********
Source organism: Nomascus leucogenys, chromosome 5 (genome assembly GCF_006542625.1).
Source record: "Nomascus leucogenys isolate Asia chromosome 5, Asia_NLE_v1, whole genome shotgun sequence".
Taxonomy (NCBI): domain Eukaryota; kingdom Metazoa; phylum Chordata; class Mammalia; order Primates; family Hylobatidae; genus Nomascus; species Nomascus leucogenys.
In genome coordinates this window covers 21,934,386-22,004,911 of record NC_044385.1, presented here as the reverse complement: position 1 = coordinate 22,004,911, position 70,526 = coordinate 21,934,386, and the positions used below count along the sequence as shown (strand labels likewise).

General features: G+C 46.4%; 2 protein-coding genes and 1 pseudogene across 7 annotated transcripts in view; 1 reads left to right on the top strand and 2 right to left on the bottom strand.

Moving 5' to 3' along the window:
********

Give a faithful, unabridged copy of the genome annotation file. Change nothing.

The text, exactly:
Source organism: Nomascus leucogenys, chromosome 5 (genome assembly GCF_006542625.1).
Source record: "Nomascus leucogenys isolate Asia chromosome 5, Asia_NLE_v1, whole genome shotgun sequence".
Taxonomy (NCBI): domain Eukaryota; kingdom Metazoa; phylum Chordata; class Mammalia; order Primates; family Hylobatidae; genus Nomascus; species Nomascus leucogenys.
In genome coordinates this window covers 21,934,386-22,004,911 of record NC_044385.1, presented here as the reverse complement: position 1 = coordinate 22,004,911, position 70,526 = coordinate 21,934,386, and the positions used below count along the sequence as shown (strand labels likewise).

General features: G+C 46.4%; 2 protein-coding genes and 1 pseudogene across 7 annotated transcripts in view; 1 reads left to right on the top strand and 2 right to left on the bottom strand.

Moving 5' to 3' along the window: